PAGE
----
29:40 GS: It (procedure?) hasn’t fully changed, we are trying to pilot this with [parks and recs because there are many grants there.

30:05  GS: “This doesn’t come up to speed over night. It’s in progress.”

30:16 GS: “Trying to start with parks and recreation because we knew there were many problems there.”

30:27 –  GS:  “I’ll take responsibility for this.  I should have pushed harder from 2013 to get documents that we should have had. I was presuming wrongly unless there are documents that I haven’t received and have asked for, I thought they were all in one location. that’s not the case. We are doing a review. If an auditor came in, we’d be hard pressed to produce the documents”

31:05 – JN: “Are there instructions, such as ‘sign this to show that you received this’ as procedure?”

31:19 – GS: “I am working with the Jr. League, there are so many moving parts. It says right in the contract that we are responsible for sub- contractors. We can’t give up that responsibility. We must work closely with them as grantee, we are responsible for requirements.”

32:18 MM:  “We need to start going through these (items). The process isn’t understandable.”

32:36  MD: “Aren’t we using a tracking software for grants?”

32:43 GS:  “We are. Amplifund (sp?). Steve and I worked, in fact Steve found it. Unfortunately it was not implemented by Parks and Recreation even though there was some training. We have a structure on the S Drive, and there is enough capacity. We are more than able.  We won’t go after funding for that software. Not an expense that we want to have. We would need a way of training more people in city government in order to implement something like that. We tried it didn’t work as much as we had hoped.”

34:03 –  MM: Should we start from the list?   GS: Start with Forsyth (quickly responds). It’s the most complicated one (keeps apologizing for the density of the grants).

34:36  MD: “When you want to throw someone under the bus you put in all the stops you can.”

34:50 – GS:  Forsyth grant. Application submitted. Second page where the budget was. 72,000 for supplies and materials EPF funds. Highlighted because contract is not in place. What should have been in place is the contract before construction started. Design needed to be approved. Procurement policy for us to pay out 72,000 to a vendor or supplies and materials. MWBE process. We would be required to follow through on policies.  We should have worked closely with the Jr. League to begin with. Now we must wait 2 months for the contract to turn around for reimbursement as it just got signed.  We can’t commit funds. we may need an alternative strategy.

38:00 – SN: Are we at this point if there is something that he said (Swanzey) is wrong, are we going line by line? We should have done this internally.   MM:  “I created my agenda based on communications I received. I did not receive one from you so I couldn’t add you to the agenda. We were given a protocol in January.   MD: “You’re not going to let Steve speak?”    JN: “The grants manager?”   MM: (raised voice)  “Leave the room if you can’t listen to the finance chair.”  MD: “Can Steve speak or can’t speak?”  (Meeting escalates.  Maryann refuses to answer whether Steve can speak or not and attacks Matt.)  MD: “This is a unilateral conversation with Gregg Swanzey.”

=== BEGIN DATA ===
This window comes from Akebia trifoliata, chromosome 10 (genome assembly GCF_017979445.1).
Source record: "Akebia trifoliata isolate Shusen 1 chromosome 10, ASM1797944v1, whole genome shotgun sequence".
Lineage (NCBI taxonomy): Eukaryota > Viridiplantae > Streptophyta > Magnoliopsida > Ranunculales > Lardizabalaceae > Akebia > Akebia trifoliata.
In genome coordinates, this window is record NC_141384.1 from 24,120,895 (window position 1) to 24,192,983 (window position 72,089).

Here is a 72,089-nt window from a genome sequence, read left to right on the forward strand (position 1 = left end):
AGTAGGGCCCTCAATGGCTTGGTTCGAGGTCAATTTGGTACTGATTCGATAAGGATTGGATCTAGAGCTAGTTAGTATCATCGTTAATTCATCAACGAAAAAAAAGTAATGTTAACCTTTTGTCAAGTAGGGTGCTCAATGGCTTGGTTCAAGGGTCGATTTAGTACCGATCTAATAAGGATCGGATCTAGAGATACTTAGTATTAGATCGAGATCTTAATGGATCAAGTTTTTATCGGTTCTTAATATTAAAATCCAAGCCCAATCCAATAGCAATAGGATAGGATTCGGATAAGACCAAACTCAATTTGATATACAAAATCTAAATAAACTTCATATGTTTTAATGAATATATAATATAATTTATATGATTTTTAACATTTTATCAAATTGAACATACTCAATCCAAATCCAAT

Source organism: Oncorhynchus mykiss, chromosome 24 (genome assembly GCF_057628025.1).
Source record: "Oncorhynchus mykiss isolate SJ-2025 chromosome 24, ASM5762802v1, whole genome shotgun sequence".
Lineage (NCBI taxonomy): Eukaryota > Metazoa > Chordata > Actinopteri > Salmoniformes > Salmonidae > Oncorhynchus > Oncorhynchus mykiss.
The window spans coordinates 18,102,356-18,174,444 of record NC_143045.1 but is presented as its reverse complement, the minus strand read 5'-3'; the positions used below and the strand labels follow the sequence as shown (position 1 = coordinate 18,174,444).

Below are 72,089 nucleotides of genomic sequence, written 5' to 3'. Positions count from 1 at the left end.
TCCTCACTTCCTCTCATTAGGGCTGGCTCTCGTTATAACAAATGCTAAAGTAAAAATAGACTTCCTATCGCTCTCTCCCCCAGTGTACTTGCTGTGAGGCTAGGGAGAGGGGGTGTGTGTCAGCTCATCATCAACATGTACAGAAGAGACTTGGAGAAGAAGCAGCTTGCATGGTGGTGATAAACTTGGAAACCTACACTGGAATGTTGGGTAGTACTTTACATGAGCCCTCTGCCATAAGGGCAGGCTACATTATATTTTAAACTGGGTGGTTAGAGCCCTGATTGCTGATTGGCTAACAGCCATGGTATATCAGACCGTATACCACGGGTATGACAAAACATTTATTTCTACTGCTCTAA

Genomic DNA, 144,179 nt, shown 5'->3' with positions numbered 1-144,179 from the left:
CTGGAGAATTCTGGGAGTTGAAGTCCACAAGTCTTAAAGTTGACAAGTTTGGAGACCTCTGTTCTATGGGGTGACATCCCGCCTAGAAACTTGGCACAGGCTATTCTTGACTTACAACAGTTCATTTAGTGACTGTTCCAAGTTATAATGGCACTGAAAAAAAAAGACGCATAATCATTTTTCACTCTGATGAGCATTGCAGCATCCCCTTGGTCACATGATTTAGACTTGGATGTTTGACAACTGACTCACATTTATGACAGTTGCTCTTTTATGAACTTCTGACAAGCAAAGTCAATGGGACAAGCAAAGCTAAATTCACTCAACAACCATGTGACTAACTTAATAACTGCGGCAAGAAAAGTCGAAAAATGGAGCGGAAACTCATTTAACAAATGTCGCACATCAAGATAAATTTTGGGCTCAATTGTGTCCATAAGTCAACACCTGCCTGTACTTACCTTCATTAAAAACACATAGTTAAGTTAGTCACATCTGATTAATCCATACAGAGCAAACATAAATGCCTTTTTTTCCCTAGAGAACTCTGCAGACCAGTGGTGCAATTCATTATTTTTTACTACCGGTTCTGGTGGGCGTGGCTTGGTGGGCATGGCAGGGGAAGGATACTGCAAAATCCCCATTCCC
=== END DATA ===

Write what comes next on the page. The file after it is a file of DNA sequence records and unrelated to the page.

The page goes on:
40:27 MM: “I have done extensive research with Gregg Swanzy and John Tuey (JT seems puzzled, but does not speak) meeting day after day what fiscal responsibility for the CI-TY.

40:43 MD: “This is nothing but a political witch hunt”


41:00 MD: “We have never seen one department throw another department under the bus like this.”

41:02  MM explains protocol  JN:  “Maryann, that’s on issues. You’ve got to let everyone speak.” MM: Disrespectful to me who takes fiscal sponsor seriously.  JN: “You really think you can discuss this and not have the other party respond to it?”

42:05  JN:  “Gregg is discussing issues he has found fault with, wouldn’t you want to hear from the person who is supposed to…”

42:19  MM:  “Kevin walked into Gregg’s office and said stop sending me emails because i have nothing more to provide you.”

42:21 JN:  “Did anyone ask Steve any information?”  GS: “Yes, through Kevin.:

42:29 –  SN: “There is information requesting for documents. The interpretation of those documents…”  GS: “The documents were not provided.”

42:38 – MM: “He must have as he had this prepared (Parks and Rec Report). I’m not taking sides here, but…”

42:49 –  BS to KG:  “Were you asked to did you provide documents”  KG: “Yes”

43:02 BS:  Gregg, did you  ask for more documents?”  GS:  “I did not receive all documents that I asked for.”

43:14  BS: “Steve, do you have more documents that Kevin did not turn over to Economic Development?”

43:21 – SN: “The documents are emails, timelines…”  MM: “Was this sent to economic development or not?”   SN: “We just got the audit 2 weeks ago.”  MM mentions the process began 8 weeks ago. SN: Speaks to inaccuracies.  “This Could have been done in a table setting.”  MM: “Did you suggest that?”  SN: Kevin and I talked about how to proceed with this process…”

44:20 MM: Persists with Steve “Did you request to meet with gregg?”  MD questions Maryann’s point, and Maryann screams “SHUT-UP!”